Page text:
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Medical Marijuana and Its Potential for Treating Asthma - Medical Weeds Online

Medical Marijuana and Its Potential for Treating Asthma

Medical Marijuana and Its Potential for Treating Asthma

It might sound surprising, but there are actually documented cases of smoked cannabis actually halting ongoing asthma attacks. 

Contrary to popular belief that marijuana causes asthma, evidence suggests that the endocannabinoid system plays a vital role in the respiratory system’s activity and can modulate it in various ways.

Both preclinical and clinical research hint at cannabis’s potential as a bronchodilator, offering aid in asthma treatment. However, existing studies are either limited in scope or conducted on animals, highlighting the need for further research to conclusively determine the efficacy of cannabis for asthmatics. 

If you’re thinking of cannabis as a potential remedy for asthma, we highly suggest you consult with a doctor who’s well-versed in cannabinoids.

Studies Surrounding Asthma and Cannabis

The interaction between marijuana and the endocannabinoid receptors in our lungs has prompted researchers to explore its potential in treating asthma. Initially, there were concerns that cannabis smoke might pose risks similar to tobacco smoke for asthma. 

However, research suggests that cannabis serves as a reliable bronchodilator, meaning it can open up constricted airways during an asthma attack. This is in contrast to tobacco smoke which is known to constrict airways which can trigger asthma attacks.

Studies on smoked marijuana with low levels of THC (1-2.6%) have demonstrated its bronchodilator effects.

One study showed that cannabis could swiftly halt bronchospasm and associated lung hyperinflation. Another study observed bronchodilation with cannabis smoke, with more pronounced effects associated with higher THC levels, and importantly, without central respiratory depression. 

It’s important to note that both studies had small sample sizes and used cannabis with lower THC levels than what is commonly found in available marijuana strains. 

Future research may explore more common cannabis chemotypes or THC alone to understand their influence on lung function.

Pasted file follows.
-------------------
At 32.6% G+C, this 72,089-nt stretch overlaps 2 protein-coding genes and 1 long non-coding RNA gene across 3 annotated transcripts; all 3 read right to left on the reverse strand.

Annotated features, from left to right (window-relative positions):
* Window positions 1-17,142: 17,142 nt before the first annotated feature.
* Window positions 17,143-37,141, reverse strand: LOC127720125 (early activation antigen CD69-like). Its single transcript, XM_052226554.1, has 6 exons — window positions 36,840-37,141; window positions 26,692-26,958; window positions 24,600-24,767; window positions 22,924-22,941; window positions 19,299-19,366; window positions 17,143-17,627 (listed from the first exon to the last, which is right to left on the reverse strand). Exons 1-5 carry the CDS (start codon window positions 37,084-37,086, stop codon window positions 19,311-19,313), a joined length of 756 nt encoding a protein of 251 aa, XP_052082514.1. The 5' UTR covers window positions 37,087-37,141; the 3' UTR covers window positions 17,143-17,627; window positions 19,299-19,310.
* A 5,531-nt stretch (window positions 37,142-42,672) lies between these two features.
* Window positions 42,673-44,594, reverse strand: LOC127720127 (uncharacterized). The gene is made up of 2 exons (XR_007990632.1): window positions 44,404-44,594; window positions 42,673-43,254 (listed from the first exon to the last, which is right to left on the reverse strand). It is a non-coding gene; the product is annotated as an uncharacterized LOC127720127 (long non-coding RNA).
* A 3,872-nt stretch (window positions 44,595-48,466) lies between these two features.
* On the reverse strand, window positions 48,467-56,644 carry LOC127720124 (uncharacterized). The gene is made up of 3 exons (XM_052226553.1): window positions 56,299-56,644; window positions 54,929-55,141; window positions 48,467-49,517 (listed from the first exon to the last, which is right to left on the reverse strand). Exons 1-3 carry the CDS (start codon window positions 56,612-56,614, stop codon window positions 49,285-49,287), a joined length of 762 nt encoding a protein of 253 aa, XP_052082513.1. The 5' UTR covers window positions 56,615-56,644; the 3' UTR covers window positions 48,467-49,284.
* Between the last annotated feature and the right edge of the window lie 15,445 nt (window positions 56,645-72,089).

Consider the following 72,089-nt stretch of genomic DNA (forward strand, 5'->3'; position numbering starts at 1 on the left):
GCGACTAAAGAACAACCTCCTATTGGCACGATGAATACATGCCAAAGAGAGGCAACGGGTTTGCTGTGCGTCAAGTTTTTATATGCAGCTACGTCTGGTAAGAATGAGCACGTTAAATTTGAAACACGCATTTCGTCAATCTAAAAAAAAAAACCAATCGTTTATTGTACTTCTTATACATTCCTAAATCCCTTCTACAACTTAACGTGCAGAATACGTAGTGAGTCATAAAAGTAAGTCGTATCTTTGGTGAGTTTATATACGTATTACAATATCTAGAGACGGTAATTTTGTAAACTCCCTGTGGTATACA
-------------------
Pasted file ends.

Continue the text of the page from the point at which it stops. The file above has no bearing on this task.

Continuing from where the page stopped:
Interaction Between Asthma and Marijuana

To understand how marijuana works to treat asthma, we should first delve into the broader mechanisms of cannabis within the human body. 

Cannabis primarily interacts with the endocannabinoid system, which is a crucial regulator that maintains balance (homeostasis) for key functions such as sleep, hunger, mood, immune response, and memory. 

This system comprises three components: endocannabinoids, receptors (such as CB1 and CB2 receptors), and enzymes.

Endocannabinoids activate or modulate endocannabinoid receptors, which triggers the system’s balancing effects. Enzymes then metabolize endocannabinoids, clearing them from the body. 

While endocannabinoids typically activate the system, cannabinoids from the cannabis plant can also trigger it. This can impact various essential functions and produce noticeable effects in the human body.

Endocannabinoid receptors are present throughout the body, including the lungs. Almost every cell type in the human lungs expresses an endocannabinoid receptor, with both CB1 and CB2 receptors found in the lungs and bronchial tissue. 

CB1 levels are notably higher than CB2 levels in the lungs, indicating susceptibility to the effects of the endocannabinoid system and, consequently, cannabis.

Studies exploring the impact of cannabinoids and endocannabinoids on these receptors reveal their potential as potent anti-inflammatory agents. This property aligns with observations in studies and accounts suggesting that cannabis, or its common components THC and CBD, acts as a bronchodilator. 

This bronchodilatory effect involves opening up airways and reducing mucus production, potentially offering relief for individuals with asthma.